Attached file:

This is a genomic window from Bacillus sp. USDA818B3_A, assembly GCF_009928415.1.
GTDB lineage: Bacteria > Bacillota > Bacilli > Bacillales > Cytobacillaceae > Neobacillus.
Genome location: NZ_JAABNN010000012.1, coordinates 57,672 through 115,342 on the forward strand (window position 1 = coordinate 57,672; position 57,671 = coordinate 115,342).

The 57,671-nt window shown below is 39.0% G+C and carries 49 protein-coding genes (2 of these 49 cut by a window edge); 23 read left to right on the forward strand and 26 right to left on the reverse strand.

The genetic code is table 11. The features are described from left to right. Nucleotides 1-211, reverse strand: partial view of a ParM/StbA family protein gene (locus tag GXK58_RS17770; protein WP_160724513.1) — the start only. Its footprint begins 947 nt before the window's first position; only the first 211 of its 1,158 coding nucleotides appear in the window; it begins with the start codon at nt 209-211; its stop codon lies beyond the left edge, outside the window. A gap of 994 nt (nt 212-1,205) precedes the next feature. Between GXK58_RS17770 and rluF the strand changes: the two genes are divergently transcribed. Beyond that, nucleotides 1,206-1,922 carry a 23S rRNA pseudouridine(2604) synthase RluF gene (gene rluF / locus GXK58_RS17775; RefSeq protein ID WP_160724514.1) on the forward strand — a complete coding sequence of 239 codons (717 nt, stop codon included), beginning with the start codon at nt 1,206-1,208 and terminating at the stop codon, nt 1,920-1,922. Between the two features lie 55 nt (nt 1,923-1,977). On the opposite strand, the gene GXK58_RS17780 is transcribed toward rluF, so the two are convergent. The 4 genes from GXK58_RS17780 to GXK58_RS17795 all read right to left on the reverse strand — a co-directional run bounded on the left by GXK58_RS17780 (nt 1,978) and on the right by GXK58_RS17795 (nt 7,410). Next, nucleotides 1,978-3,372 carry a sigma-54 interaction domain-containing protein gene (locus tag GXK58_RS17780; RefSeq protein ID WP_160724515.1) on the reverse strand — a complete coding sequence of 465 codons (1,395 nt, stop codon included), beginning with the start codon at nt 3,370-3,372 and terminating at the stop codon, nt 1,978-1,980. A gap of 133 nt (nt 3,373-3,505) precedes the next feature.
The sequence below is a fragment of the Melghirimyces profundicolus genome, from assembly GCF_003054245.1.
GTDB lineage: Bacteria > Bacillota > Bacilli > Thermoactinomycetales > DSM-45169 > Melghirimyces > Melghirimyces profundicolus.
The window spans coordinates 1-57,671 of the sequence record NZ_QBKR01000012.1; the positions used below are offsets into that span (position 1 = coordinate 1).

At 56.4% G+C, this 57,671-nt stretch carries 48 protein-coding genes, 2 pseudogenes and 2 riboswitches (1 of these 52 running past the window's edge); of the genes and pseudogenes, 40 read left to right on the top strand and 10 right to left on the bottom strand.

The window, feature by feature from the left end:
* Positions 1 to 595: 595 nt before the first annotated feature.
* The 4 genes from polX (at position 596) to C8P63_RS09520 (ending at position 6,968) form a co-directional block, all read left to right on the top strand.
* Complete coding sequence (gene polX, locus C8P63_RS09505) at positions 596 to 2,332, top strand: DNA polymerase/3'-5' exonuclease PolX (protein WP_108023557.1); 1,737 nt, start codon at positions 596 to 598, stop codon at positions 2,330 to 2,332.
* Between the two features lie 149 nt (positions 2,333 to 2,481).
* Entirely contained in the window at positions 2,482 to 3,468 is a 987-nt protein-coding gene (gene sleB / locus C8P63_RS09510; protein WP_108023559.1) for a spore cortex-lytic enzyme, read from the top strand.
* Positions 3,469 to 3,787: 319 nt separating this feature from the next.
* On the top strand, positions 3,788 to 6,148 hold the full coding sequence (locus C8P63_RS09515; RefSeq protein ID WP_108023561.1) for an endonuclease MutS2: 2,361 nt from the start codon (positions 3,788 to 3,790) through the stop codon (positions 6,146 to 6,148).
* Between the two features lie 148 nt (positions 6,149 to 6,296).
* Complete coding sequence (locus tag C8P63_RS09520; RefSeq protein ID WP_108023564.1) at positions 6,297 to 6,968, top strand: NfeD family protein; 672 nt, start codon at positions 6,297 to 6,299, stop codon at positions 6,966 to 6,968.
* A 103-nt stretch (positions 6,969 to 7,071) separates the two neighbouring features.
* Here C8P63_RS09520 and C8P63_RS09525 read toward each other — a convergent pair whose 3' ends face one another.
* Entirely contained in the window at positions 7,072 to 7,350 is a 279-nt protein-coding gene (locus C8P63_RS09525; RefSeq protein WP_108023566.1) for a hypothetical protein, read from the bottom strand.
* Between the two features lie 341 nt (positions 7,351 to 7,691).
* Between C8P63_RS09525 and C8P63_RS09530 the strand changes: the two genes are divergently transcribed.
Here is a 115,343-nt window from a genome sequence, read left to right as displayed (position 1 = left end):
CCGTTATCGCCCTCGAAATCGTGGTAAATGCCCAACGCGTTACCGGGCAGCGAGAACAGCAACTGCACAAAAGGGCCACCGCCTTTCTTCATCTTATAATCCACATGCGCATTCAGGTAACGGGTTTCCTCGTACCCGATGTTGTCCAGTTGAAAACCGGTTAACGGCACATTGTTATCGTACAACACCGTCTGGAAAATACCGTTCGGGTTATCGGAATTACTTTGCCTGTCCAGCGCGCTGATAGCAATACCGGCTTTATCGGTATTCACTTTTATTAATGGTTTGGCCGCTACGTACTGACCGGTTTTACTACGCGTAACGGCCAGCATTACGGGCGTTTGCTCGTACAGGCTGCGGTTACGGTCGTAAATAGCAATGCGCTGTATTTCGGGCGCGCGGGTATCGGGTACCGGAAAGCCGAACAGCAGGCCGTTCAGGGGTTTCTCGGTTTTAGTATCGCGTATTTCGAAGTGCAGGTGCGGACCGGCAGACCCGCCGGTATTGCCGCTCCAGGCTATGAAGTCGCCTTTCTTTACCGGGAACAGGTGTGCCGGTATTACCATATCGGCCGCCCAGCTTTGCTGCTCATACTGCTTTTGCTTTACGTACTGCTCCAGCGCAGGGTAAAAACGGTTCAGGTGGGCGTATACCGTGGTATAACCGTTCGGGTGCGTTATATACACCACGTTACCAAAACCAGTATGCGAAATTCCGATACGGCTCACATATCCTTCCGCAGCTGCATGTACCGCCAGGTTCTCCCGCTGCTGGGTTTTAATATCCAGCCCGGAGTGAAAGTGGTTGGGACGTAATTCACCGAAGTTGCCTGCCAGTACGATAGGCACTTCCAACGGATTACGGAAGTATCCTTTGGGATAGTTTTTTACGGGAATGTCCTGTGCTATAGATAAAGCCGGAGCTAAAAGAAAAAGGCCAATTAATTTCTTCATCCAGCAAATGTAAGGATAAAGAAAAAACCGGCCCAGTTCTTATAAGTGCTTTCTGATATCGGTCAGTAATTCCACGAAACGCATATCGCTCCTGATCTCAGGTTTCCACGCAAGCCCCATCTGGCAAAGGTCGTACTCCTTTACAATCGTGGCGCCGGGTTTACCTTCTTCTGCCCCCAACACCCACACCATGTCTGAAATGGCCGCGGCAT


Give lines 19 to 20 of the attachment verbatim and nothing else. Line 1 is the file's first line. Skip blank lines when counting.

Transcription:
* Complete coding sequence (locus tag C8P63_RS09520; RefSeq protein ID WP_108023564.1) at positions 6,297 to 6,968, top strand: NfeD family protein; 672 nt, start codon at positions 6,297 to 6,299, stop codon at positions 6,966 to 6,968.
* A 103-nt stretch (positions 6,969 to 7,071) separates the two neighbouring features.